What Is the 5-Year Rule for Social Security Disability?
What is the Social Security disability 5-year rule? This little-known rule has big ramifications for people applying for SSDI benefits.
Keep reading to learn about the 5-year rule about how it might apply to your SSDI claim!
The Social Security Disability 5-Year Rule
Before we explain what the 5-year rule is, you have to understand how you qualify for Social Security disability benefits.
How Social Security Disability Works
Social Security disability benefits are offered to workers who are totally unable to work because of a disability.
To qualify, you need to meet certain requirements for your medical condition and your work history:
- You must have a medically determinable condition resulting in disability. This means you have an injury or illness that is diagnosed by your doctor and is expected to last at least 12 months or is terminal.
- Your condition must prevent you from working in your previous job or any job paying $1,170 per month.
- You must have worked long enough, and recently enough, in jobs covered by Social Security. (The SSA requires a certain number of work credits based on your age.)
To prove that you qualify, you need to gather evidence like your medical records, tax records, pay stubs, and more for your claim.
After you submit your claim, it’s then reviewed by the Social Security Administration. It can take months—even a year—to be approved for SSDI benefits. (This is why we say you shouldn’t wait to file for Social Security disability.) Claims that are initially denied and require an appeal take even longer.
When your claim is approved, you can start receiving benefits. Benefits begin the first day of the sixth month after you applied. If it took longer than six months to approve your claim, you can receive back pay.
So what does the application process have to do with the 5-year rule?
The 5-Year Rule
The 5-year rule eliminates that 5-month waiting period to receive benefits, if you are re-applying for Social Security Disability within 5 years of previously receiving them.
Essentially, if you received SSDI benefits within the last five years, stopped receiving them, and then find that you need them again, you can get benefits faster.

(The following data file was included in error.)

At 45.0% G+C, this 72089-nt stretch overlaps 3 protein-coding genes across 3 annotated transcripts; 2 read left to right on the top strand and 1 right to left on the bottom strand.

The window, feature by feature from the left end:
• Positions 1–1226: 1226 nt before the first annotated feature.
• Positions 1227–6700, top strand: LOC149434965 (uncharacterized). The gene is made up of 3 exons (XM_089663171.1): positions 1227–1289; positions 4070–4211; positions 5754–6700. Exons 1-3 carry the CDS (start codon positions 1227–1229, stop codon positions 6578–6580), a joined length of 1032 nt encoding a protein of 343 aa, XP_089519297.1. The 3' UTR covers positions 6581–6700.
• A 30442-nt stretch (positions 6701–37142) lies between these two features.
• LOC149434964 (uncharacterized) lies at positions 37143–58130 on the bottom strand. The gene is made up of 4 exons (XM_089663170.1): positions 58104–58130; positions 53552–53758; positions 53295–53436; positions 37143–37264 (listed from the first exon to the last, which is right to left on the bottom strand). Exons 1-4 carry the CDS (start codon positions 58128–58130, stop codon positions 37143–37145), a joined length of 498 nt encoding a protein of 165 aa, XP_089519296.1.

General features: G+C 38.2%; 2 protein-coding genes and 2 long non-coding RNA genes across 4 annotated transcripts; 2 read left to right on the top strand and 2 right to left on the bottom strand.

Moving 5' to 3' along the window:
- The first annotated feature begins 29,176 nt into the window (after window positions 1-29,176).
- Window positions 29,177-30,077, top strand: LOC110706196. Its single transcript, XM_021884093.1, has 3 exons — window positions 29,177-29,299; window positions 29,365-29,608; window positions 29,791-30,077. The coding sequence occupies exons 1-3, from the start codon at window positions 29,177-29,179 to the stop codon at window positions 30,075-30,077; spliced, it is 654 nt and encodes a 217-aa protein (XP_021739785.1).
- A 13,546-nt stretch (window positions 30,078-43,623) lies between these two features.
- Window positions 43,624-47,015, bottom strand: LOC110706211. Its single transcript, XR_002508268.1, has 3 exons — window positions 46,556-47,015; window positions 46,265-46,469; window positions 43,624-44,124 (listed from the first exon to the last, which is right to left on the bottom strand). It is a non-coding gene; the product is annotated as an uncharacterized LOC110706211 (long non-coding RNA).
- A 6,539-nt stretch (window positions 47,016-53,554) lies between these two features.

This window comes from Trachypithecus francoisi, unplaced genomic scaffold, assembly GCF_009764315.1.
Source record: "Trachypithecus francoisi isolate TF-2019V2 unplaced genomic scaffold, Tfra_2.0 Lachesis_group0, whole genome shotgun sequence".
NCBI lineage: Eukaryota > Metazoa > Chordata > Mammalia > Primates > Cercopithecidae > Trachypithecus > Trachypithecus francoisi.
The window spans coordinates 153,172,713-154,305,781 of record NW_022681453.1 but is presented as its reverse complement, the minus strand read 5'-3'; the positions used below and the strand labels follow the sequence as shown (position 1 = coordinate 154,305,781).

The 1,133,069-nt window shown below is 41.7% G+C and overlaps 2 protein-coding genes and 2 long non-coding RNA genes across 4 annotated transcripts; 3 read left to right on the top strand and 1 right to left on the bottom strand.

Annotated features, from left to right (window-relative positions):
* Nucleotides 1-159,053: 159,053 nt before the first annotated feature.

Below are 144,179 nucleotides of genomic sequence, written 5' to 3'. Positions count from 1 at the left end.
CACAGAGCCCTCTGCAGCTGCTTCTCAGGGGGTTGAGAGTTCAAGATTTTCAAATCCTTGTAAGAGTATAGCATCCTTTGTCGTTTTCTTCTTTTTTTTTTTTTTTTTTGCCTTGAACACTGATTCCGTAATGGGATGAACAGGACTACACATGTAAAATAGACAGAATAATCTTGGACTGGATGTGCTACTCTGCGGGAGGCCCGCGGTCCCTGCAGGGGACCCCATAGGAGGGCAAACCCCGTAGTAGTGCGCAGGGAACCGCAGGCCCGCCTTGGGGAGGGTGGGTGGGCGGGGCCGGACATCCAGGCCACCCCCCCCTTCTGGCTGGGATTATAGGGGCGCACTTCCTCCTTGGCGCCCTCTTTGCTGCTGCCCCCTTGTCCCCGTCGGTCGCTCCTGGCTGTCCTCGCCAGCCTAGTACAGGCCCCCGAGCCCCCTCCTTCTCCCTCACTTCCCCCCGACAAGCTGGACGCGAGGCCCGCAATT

There is one exception to this rule: you can’t receive benefits if drug addiction or alcoholism is a contributing factor to your disability, and your earlier entitlement to disability ended after you received benefits for 3 years, during which treatment was available. If you’re found to have been eligible for benefits earlier due to disability onset, you can get retroactive payments for up to the previous 12 months.
The 5-year rule is especially beneficial for people whose disability gets better or worse over time, or people whose disability returns even after treatment (such as a cancer returning after remission). This rule gets people who depend on SSDI benefits what they need more quickly.
How to Re-apply for Social Security Disability
The re-application process for Social Security disability is much the same as the application process. As we mentioned above, the difference lies in the lack of waiting period if you re-apply within 5 years.
If you have questions or concerns about your new application, we recommend taking a look at our posts (below) or talking to a knowledgeable Social Security disability attorney at Casper & Casper.
Learn More about Social Security Disability
If you have more questions, we’ve got answers! The Social Security disability process can be complex and confusing. To help clear up confusion and help people like you, we have a number of posts addressing common questions. Here are just a few of the topics we’ve covered:
- SSDI and Work Requirements: Here’s What You Need to Know
- Does My Disability Qualify for Social Security Disability Benefits?
- Are Social Security Disability Benefits Taxable?
- What Can Cause You to Lose Your Social Security Benefits?
- 5 Social Security Disability Myths, Busted
- 6 Tips to Make the SSDI Process Easier
Need to Talk to a Social Security Disability Lawyer?
Casper & Casper is here for you.
Our Social Security disability lawyers are happy to answer your questions, explain your options, and help you navigate the complex SSDI process. Whether you have questions about SSDI, need help applying for benefits, or need to appeal your claim’s decision, we can help.
Contact us today for a free, no-obligation consultation.